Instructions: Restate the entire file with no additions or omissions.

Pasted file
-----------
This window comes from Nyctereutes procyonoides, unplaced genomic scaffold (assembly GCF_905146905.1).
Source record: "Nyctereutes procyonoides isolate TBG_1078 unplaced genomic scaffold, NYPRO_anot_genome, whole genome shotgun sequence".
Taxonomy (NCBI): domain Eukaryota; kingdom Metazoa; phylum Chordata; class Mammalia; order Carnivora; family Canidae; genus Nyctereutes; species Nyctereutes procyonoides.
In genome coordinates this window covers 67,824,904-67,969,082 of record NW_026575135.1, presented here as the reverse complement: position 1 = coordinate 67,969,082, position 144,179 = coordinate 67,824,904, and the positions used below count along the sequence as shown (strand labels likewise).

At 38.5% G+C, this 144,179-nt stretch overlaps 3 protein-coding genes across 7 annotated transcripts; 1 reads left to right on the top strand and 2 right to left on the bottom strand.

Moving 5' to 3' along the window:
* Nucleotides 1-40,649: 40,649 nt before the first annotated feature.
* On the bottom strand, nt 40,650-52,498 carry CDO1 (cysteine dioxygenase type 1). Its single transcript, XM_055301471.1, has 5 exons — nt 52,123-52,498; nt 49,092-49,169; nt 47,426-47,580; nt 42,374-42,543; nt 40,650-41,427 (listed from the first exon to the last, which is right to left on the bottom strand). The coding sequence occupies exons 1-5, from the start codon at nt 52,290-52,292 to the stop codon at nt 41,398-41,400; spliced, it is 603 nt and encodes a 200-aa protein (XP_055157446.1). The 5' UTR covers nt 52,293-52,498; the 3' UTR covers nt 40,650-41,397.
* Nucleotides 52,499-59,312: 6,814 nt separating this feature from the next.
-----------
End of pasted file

This window comes from Nyctereutes procyonoides, unplaced genomic scaffold (assembly GCF_905146905.1).
Source record: "Nyctereutes procyonoides isolate TBG_1078 unplaced genomic scaffold, NYPRO_anot_genome, whole genome shotgun sequence".
Taxonomy (NCBI): domain Eukaryota; kingdom Metazoa; phylum Chordata; class Mammalia; order Carnivora; family Canidae; genus Nyctereutes; species Nyctereutes procyonoides.
In genome coordinates this window covers 67,824,904-67,969,082 of record NW_026575135.1, presented here as the reverse complement: position 1 = coordinate 67,969,082, position 144,179 = coordinate 67,824,904, and the positions used below count along the sequence as shown (strand labels likewise).

At 38.5% G+C, this 144,179-nt stretch overlaps 3 protein-coding genes across 7 annotated transcripts; 1 reads left to right on the top strand and 2 right to left on the bottom strand.

Moving 5' to 3' along the window:
* Nucleotides 1-40,649: 40,649 nt before the first annotated feature.
* On the bottom strand, nt 40,650-52,498 carry CDO1 (cysteine dioxygenase type 1). Its single transcript, XM_055301471.1, has 5 exons — nt 52,123-52,498; nt 49,092-49,169; nt 47,426-47,580; nt 42,374-42,543; nt 40,650-41,427 (listed from the first exon to the last, which is right to left on the bottom strand). The coding sequence occupies exons 1-5, from the start codon at nt 52,290-52,292 to the stop codon at nt 41,398-41,400; spliced, it is 603 nt and encodes a 200-aa protein (XP_055157446.1). The 5' UTR covers nt 52,293-52,498; the 3' UTR covers nt 40,650-41,397.
* Nucleotides 52,499-59,312: 6,814 nt separating this feature from the next.